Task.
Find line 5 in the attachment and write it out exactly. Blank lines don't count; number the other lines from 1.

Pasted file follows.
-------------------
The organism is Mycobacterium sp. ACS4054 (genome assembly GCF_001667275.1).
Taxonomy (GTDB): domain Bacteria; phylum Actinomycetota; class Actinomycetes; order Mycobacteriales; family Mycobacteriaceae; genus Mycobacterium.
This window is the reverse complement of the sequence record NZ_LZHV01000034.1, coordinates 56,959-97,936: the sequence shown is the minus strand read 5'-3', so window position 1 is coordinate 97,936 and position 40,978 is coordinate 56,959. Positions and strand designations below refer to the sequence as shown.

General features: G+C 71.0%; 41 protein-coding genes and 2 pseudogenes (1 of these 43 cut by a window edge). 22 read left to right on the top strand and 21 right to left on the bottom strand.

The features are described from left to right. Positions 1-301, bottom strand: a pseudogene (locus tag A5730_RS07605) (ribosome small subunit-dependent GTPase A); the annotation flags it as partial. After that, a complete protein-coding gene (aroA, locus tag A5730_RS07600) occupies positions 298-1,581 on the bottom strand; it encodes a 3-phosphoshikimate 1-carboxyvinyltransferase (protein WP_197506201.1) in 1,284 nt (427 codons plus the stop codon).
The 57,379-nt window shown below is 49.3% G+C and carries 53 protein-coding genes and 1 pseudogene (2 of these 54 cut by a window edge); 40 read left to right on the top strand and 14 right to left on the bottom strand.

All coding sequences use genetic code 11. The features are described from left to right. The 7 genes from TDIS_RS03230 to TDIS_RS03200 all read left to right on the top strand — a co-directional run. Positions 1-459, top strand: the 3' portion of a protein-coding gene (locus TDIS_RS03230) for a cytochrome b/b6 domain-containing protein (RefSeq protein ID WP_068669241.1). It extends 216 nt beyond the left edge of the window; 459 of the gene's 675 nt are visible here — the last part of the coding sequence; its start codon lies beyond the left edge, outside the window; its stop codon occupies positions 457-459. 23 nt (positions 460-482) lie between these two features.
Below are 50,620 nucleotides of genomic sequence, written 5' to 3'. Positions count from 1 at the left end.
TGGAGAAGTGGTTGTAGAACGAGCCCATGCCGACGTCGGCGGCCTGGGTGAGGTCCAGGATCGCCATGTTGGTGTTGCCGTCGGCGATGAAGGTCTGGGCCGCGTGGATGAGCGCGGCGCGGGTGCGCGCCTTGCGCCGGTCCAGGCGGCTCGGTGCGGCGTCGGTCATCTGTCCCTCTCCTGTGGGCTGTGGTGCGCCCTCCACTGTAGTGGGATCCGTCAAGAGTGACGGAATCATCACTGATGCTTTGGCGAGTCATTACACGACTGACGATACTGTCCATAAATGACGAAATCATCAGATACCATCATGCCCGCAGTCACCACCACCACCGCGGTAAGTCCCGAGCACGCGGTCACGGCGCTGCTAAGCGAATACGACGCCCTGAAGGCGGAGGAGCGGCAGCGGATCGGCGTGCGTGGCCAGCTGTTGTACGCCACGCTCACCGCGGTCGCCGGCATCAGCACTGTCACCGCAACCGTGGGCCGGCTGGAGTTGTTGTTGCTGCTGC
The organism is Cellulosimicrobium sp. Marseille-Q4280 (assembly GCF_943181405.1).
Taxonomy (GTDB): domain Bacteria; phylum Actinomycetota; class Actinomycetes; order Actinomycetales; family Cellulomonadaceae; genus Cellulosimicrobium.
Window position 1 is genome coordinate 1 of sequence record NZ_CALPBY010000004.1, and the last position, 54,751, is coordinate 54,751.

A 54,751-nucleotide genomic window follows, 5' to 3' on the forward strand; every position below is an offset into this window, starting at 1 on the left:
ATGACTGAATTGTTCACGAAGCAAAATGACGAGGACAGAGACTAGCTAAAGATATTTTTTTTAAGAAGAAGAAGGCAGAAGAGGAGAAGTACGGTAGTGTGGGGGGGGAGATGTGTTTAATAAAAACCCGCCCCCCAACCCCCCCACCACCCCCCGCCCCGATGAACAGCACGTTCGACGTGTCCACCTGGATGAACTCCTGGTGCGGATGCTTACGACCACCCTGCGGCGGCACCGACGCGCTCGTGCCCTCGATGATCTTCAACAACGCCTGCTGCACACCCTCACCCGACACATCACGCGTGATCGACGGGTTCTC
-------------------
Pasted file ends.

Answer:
The features are described from left to right. Positions 1-301, bottom strand: a pseudogene (locus tag A5730_RS07605) (ribosome small subunit-dependent GTPase A); the annotation flags it as partial. After that, a complete protein-coding gene (aroA, locus tag A5730_RS07600) occupies positions 298-1,581 on the bottom strand; it encodes a 3-phosphoshikimate 1-carboxyvinyltransferase (protein WP_197506201.1) in 1,284 nt (427 codons plus the stop codon).